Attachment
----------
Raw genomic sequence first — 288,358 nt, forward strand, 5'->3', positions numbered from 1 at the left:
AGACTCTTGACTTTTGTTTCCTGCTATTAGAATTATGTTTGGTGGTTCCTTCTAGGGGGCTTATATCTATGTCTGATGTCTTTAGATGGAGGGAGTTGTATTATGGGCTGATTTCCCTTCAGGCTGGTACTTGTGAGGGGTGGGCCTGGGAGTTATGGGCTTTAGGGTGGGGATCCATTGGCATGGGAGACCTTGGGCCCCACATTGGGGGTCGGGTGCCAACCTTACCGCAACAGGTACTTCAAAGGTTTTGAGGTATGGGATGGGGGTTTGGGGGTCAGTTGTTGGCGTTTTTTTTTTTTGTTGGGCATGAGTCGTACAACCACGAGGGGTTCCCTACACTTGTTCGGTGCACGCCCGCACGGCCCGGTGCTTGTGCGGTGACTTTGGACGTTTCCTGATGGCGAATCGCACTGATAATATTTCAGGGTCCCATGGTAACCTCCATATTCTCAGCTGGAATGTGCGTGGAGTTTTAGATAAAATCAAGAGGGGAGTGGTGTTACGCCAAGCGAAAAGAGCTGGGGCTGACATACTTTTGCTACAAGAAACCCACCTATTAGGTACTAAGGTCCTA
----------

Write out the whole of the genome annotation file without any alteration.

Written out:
Raw genomic sequence first — 288,358 nt, forward strand, 5'->3', positions numbered from 1 at the left:
AGACTCTTGACTTTTGTTTCCTGCTATTAGAATTATGTTTGGTGGTTCCTTCTAGGGGGCTTATATCTATGTCTGATGTCTTTAGATGGAGGGAGTTGTATTATGGGCTGATTTCCCTTCAGGCTGGTACTTGTGAGGGGTGGGCCTGGGAGTTATGGGCTTTAGGGTGGGGATCCATTGGCATGGGAGACCTTGGGCCCCACATTGGGGGTCGGGTGCCAACCTTACCGCAACAGGTACTTCAAAGGTTTTGAGGTATGGGATGGGGGTTTGGGGGTCAGTTGTTGGCGTTTTTTTTTTTTGTTGGGCATGAGTCGTACAACCACGAGGGGTTCCCTACACTTGTTCGGTGCACGCCCGCACGGCCCGGTGCTTGTGCGGTGACTTTGGACGTTTCCTGATGGCGAATCGCACTGATAATATTTCAGGGTCCCATGGTAACCTCCATATTCTCAGCTGGAATGTGCGTGGAGTTTTAGATAAAATCAAGAGGGGAGTGGTGTTACGCCAAGCGAAAAGAGCTGGGGCTGACATACTTTTGCTACAAGAAACCCACCTATTAGGTACTAAGGTCCTA